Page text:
Math.random Keeps Returning the Same Answer


I'm still pretty new to coding and javascript, but I wrote the code below as a three way randomizer. Everything seems to be working fine, except that no matter how many times I run the code the return is whatever is plugged in as "c". I was wondering if anyone can give me some quick advice on what to do to fix this. Thanks.

var random = function() { var randomizer = function() { Math.random() * 100 } if (randomizer <= 33) { var compDecision = "a" } else if (randomizer > 67) { var compDecision = "b" } else if (33 < randomizer <= 67) { var compDecision = "c" } document.write(compDecision) }


A bunch of things come to mind right away:

1. JavaScript doesn't have implicit returns

So this doesn't do what you think:

var randomizer = function() { Math.random() * 100 }

That function returns undefined. You need:

var randomizer = function() { return Math.random() * 100 }

2. Parentheses are not optional in JavaScript function calls

So this <em>also</em> doesn't do what you think:

if (randomizer <= 33) { var compDecision = "a" }

You would need:

if (randomizer() <= 33) { var compDecision = "a" }

3. JavaScript doesn't have three-way comparisons

So this doesn't do what you think:

else if (33 < randomizer <= 67)

You would need:

else if (33 < randomizer() && randomizer() <= 67)

Lastly, as others have mentioned, defining randomizer as a <em>function</em> actually doesn't make sense in the first place. For your random function to do what you want (produce 'a', 'b', or 'c' with roughly equal probability), you really want to produce a single random value at the start of the function and reuse it:

function random() { var randomizer = Math.random() * 100; if (randomizer <= 33) { return 'a'; } else if (randomizer <= 67) { return 'b'; } else { return 'c'; } } console.log(random());

Hopefully that helps.


Dan Tao's answer is great, in addition there doesn't seem to be any point to a one–line function that is only called once, so:

var n = Math.random() * 100;

However, the <em>document.write</em> part probably should be separate as you likely want to call this function in ways where always writing the result to the current document isn't appropriate.

Lastly, you only need test two of the three conditions since if it isn't either of the first two, it must be the third. You use the conditional operator for that:

function random() { var n = Math.random() * 100; return n <= 33? 'a' : n <= 67? 'c' : 'b'; } document.write(random());


You wasn't correctly calling the randomizer function. I've removed it as it wasn't really necessary in this case:

var random = function() { // I assume you want the comparisons below to be run against the same number var randomNumber = Math.random() * 100; if (randomNumber <= 33) { var compDecision = "a"; } else if (randomNumber > 67) { var compDecision = "b" } else { var compDecision = "c" } return compDecision; }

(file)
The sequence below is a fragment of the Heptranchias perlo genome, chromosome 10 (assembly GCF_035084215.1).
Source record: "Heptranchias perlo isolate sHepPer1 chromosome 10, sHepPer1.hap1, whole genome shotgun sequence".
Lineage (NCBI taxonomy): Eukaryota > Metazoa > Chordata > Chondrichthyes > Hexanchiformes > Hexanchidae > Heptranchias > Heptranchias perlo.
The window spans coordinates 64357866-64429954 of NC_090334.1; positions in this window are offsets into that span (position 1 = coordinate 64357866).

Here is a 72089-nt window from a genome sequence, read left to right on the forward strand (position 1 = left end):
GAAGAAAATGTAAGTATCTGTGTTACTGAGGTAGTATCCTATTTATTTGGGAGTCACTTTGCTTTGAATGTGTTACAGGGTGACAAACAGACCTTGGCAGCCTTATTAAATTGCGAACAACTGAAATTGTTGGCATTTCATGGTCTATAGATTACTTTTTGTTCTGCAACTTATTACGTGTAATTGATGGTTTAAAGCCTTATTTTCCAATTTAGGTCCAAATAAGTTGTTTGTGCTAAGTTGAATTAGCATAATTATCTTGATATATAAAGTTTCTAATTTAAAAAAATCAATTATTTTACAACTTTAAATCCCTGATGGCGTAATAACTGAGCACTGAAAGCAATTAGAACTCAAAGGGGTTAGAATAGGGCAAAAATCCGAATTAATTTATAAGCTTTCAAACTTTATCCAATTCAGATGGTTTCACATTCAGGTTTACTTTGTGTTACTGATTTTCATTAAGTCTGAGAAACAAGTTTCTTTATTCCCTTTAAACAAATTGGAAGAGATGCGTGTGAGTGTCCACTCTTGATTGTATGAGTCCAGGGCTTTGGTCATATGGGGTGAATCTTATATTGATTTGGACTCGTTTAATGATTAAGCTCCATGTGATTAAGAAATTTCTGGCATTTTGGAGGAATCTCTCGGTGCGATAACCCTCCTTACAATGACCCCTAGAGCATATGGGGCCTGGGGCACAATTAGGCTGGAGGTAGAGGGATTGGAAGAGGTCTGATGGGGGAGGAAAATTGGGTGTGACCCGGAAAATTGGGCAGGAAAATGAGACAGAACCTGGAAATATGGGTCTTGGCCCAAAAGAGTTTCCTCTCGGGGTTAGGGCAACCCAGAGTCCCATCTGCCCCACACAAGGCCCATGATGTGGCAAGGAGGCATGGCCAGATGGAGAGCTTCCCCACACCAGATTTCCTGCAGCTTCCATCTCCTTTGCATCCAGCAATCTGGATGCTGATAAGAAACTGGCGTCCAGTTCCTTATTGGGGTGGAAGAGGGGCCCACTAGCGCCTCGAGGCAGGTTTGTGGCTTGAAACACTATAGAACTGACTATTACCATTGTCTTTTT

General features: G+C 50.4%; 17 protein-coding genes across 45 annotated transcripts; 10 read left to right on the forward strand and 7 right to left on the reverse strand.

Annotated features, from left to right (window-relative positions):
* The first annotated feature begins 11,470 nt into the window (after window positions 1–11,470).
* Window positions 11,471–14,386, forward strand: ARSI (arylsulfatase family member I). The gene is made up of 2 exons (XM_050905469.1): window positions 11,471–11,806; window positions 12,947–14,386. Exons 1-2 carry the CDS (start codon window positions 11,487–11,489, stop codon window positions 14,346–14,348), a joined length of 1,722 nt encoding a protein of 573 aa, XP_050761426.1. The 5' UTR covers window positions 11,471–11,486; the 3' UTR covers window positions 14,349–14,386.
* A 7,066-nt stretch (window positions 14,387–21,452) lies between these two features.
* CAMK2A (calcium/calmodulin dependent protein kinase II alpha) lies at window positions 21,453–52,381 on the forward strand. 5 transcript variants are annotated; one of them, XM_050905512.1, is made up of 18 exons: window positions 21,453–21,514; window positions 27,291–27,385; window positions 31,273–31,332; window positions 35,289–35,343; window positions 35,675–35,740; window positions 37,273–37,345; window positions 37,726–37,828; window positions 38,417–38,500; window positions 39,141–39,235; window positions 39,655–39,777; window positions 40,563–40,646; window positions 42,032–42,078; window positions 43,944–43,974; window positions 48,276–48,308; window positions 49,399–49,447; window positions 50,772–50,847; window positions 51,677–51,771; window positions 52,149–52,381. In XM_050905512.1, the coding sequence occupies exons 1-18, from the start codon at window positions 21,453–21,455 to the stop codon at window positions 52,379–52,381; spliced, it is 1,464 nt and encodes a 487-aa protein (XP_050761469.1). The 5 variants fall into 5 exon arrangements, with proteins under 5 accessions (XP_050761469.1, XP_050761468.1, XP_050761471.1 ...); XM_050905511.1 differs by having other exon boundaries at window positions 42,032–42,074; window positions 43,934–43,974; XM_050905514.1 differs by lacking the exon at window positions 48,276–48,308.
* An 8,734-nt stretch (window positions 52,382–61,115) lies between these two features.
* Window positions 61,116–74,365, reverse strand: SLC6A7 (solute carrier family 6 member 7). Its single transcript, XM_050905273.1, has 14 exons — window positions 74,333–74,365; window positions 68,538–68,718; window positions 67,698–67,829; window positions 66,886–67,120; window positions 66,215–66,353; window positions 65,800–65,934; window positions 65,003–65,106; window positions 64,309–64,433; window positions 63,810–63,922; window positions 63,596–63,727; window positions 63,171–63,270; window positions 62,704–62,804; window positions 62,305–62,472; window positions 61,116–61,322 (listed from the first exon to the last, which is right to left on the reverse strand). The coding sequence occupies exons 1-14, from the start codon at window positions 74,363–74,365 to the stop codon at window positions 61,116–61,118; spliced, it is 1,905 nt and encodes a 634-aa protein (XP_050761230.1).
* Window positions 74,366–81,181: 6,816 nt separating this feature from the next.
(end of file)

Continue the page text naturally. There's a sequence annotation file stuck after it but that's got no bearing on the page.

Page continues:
You can simplify your code to this:

<pre class="snippet-code-js lang-js prettyprint-override">var randomizer = Math.random() * 100; if (randomizer <= 33) { var compDecision = "a"; } else if (randomizer > 67) { var compDecision = "b"; } else if (33 < randomizer && randomizer <= 67) { var compDecision = "c"; } alert(compDecision);


randomizer is a variable that is holding a function.

To understand this issue, please try


var value = randomizer(); alert(value);


I think, you can do the same thing way like this:

function Randomize(){ rng = Math.random() * 3; rng = Math.round(rng); switch(rng) { case 0: return "a" break; case 3: return "a" break; case 1: return "b" break; case 2: return "c" break; }; }; alert(Randomize());


JavaScript requires a semicolon after each statement. However, if/then/else shouldn't be followed by a semicolon.

if (a < 10) { alert("Less than ten."); } else { alert("Ten or more."); }

Sometimes semicolons are automatically inserted where they belong, but you shouldn't rely on this -- it's best to type them yourself.


The keyword var is used to create/declare/initialize a variable. This is done only once per variable.

Also it's good practice to declare a variable at the top of the function that contains it.

function() { var result; if (condition1 === true) { result = "a"; } else if (condition2 === true) { result = "b" } else { result = "c" } return result; }


In your code, "randomizer" is a function. To execute it and get the value it returns, you'd have to put a pair of parentheses after it: randomizer()

So randomizer <= 33 isn't comparing two numbers, it's comparing a function to a number. Likewise with randomizer > 67. Each of them therefore evaluates to false.

Then, 33 < randomizer <= 67 evaluates to true. Why? I'm not sure. But because it's considered "true", var compDecision = "c" gets executed.

And that's why you keep getting "c".

<strong>EDIT:</strong> RobG's comment below explains why 33 < randomizer <= 67 evaluates to true in JavaScript.


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